A study that tracked almost 1,400 criminal offenders during a 20-year period indicates when offenders receive Moral Reconation Therapy (MRT), a cognitive behavioral treatment program, they are much less likely to be re-arrested or re-incarcerated. The findings have implications for federal, state and local government officials who cope with the high cost and public safety concerns of managing repeat offenders.
The study tracked 1,052 criminal offenders who had been treated with MRT against a control group of 329 criminal offenders, all of whom were involved with the Shelby County Correction Center in Memphis. This group has been tracked now at three-, five- 10- and 20-year intervals for re-arrests and re-incarceration. After 20 years, 94% of offenders that did not get MRT treatment were re-arrested; 82% of this non-treated group were re-incarcerated. On the other hand, when an offender had received MRT treatment, the re-arrest rate dropped to 81% and the re-incarceration rate dropped significantly to 61%.
The study’s authors counted every arrest (outside simple traffic court violations) the MRT-studied group had during this 20-year period, including lower level misdemeanant offenses, something many studies do not do. In addition, the study group included all participants who entered MRT treatment and not just “program completers,” another common study practice. Both the MRT-treated group studied and the non-treated group participated in similar institutional programs such as vocational training, GED prep, work release and counseling. The only difference in regimens for the MRT-treated and control groups was the use of MRT.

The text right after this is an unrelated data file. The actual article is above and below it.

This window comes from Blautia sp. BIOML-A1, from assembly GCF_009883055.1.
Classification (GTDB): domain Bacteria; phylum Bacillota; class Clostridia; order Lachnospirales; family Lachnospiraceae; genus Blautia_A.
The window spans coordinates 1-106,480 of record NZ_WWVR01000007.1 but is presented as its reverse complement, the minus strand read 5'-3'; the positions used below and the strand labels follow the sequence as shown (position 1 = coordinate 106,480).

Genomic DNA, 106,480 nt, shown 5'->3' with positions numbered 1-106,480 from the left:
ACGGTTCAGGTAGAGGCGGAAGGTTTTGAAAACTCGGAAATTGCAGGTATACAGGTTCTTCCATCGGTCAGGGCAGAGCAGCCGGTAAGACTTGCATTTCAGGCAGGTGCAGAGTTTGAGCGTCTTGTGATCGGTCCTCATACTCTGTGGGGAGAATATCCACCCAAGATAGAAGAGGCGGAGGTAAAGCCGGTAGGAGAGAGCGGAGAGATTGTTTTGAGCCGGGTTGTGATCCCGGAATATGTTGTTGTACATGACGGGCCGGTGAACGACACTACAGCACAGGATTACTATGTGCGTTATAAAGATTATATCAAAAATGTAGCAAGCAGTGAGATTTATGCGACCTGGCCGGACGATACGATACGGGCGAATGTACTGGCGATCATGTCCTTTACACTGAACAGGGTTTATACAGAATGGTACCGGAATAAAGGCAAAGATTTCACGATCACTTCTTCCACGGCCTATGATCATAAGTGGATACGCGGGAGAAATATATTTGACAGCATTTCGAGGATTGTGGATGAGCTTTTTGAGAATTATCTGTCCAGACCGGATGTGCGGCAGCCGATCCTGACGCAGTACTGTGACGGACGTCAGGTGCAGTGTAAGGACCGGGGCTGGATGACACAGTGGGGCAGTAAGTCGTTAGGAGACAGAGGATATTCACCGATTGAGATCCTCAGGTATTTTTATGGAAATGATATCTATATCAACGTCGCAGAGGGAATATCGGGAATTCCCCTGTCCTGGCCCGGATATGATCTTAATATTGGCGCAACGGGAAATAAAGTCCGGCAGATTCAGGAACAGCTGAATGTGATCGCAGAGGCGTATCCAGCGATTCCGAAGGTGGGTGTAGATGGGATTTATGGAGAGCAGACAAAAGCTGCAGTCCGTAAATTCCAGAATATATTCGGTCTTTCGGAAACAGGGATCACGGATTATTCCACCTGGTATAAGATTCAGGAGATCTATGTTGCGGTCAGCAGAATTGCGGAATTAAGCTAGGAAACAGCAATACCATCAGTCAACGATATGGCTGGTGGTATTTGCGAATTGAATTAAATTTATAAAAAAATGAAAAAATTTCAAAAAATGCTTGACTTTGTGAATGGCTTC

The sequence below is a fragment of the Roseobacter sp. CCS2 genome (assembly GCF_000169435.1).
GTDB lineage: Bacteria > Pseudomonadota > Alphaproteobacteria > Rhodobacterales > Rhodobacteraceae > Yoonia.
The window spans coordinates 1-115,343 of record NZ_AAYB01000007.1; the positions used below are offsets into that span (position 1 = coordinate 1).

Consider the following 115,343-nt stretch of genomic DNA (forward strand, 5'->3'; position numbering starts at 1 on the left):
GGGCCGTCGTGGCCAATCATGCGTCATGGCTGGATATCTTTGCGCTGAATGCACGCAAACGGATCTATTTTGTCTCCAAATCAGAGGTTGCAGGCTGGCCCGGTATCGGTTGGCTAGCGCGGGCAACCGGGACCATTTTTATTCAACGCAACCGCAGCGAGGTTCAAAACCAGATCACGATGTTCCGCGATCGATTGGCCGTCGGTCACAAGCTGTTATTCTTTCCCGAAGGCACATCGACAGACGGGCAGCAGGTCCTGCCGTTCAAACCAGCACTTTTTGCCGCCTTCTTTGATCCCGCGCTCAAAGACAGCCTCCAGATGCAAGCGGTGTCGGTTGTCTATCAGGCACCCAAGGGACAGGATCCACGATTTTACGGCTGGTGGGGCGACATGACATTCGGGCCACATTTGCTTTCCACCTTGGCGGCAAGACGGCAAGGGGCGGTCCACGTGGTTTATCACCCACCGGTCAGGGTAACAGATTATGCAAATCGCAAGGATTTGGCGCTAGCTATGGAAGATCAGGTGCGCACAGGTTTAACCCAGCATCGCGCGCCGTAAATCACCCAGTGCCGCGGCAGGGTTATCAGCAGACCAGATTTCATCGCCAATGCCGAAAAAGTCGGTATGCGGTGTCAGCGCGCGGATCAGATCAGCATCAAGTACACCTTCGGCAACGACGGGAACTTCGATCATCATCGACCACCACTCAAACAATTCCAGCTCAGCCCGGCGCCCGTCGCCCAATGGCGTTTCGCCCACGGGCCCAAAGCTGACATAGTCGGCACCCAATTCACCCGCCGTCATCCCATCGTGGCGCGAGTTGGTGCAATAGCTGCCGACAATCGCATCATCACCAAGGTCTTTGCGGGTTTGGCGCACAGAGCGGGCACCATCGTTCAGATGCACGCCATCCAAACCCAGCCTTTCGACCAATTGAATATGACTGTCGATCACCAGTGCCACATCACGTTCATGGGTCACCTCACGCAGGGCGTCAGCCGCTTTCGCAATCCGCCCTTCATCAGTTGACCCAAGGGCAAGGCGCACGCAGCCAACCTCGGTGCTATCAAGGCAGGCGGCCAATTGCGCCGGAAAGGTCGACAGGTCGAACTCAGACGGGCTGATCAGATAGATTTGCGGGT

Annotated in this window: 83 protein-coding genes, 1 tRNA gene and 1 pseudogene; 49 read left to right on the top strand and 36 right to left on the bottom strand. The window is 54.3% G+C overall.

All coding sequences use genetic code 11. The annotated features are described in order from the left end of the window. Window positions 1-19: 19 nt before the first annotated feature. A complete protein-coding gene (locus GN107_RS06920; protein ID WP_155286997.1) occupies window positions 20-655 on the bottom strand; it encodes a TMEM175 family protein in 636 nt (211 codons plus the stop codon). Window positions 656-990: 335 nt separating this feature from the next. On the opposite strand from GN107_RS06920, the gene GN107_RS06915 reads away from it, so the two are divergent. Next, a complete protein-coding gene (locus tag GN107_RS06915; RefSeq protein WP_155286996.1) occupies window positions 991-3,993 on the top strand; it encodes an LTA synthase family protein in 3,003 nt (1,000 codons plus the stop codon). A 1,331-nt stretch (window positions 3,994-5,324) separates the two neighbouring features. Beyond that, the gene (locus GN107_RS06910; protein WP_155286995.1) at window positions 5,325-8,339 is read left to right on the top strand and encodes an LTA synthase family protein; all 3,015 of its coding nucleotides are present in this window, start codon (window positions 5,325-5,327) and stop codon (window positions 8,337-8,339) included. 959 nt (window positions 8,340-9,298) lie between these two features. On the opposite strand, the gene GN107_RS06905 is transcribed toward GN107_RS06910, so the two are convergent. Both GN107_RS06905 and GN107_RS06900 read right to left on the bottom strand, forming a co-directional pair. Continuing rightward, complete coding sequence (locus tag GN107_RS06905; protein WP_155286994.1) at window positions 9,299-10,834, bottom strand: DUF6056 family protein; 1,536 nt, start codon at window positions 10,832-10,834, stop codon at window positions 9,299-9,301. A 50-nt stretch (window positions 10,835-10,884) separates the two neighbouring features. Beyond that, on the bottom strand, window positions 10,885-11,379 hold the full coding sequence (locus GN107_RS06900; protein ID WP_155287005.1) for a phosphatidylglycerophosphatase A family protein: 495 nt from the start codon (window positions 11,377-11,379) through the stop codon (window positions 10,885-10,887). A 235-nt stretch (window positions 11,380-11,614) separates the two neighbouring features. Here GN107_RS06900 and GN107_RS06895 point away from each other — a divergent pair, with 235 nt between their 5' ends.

Data for the study was gathered from three criminal justice databases that captured information on local, state and federal re-arrests and re-incarceration. BI uses of MRT in its day reporting programs as part of its focus on using evidence-based practices.
A copy of the study is available through Correctional Counseling Inc. at 901-360-1564.